In “A Soldier,” as he does so often in his poetry, Frost offers a duality of perspectives. War brings pain, loss, death, ruin, and rust. But it also provides a means for some eternal worth. And perhaps this poem, though written before his son Carol committed suicide in 1940, offers some clarity to Frost’s comments on that suicide: “ Two things are for sure: he was driven distracted by life and he was perfectly brave. I wish he could have been a soldier and died fighting Germany.”
War poetry is an expansive and not so rigidly-defined sub-genre. No one would or should try to compare Owen’s “Dulce et Decorum Est”*** Owen’s “Dulce et Decorum Est” or “Arms and the Boy” or Brian Turner’s **** “At Lowe’s Home Improvement Center” or “The Hurt Locker” with any of the poems I’ve mentioned here. Owen’s and Turner’s poems fall into a separate category. But if we wonder about the conflicts we’ve endured and are enduring, as well as the human costs of and underlying reasons for those conflicts—the “something there is that” sends both ground swells under walls each spring and injured fathers back into battle—Frost’s poems offer perspectives worth considering.****
*I introduced this argument in “War and Rumors of War,” Robert Frost Journal, 5 (1995): 1–22.
** For more on Robert Frost and Edward Thomas, see Connie Ruzich's Blog, Behind Their Lines, "A Quiet Place Apart"
***For more on Owen, see WWRite article on "Dulce et Decorum Est" by Seth Brady Tucker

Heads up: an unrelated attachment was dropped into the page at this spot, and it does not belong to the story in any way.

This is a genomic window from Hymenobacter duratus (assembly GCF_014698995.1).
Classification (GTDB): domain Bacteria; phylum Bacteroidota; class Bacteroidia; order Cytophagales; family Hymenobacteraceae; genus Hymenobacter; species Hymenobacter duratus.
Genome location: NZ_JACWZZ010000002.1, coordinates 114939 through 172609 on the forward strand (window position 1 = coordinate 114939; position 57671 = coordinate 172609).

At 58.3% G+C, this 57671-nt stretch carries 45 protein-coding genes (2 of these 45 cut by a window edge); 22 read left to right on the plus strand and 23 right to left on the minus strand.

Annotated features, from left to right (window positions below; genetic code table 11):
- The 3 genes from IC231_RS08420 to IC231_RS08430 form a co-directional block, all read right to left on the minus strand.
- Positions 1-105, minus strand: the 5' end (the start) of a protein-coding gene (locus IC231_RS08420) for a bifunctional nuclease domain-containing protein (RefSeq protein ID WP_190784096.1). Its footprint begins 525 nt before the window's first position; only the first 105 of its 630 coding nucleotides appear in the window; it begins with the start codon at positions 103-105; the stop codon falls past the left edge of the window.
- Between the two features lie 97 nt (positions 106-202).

**** For more on Brian Turner, see his WWrite post here.
James M. Dubinsky is an associate professor of Rhetoric and Writing in the Department of English at Virginia Tech (VT). He was the founding director of the department’s Professional Writing program and of VT Engage, the University’s service-learning and civic engagement center. Jim’s research interests include civic engagement, the scholarship of teaching, and policy issues related to veterans. He has been honored with awards for teaching, scholarship, and outreach.
Jim is a veteran, having served in the US Army on active duty from 1977-1992 and in the US Army Reserves from 1992-2004 before retiring as a lieutenant colonel. His advocacy for veterans and their families has been the impetus for projects including four Veterans in Society (ViS) conferences (2013-2018) and a 2016 National Endowment for the Arts (NEH) Summer Institute on Veterans in American Society held at Virginia Tech.. His commitment to supporting veterans and their families resulted in his becoming a founding member and the first chair of the VT Veterans Caucus.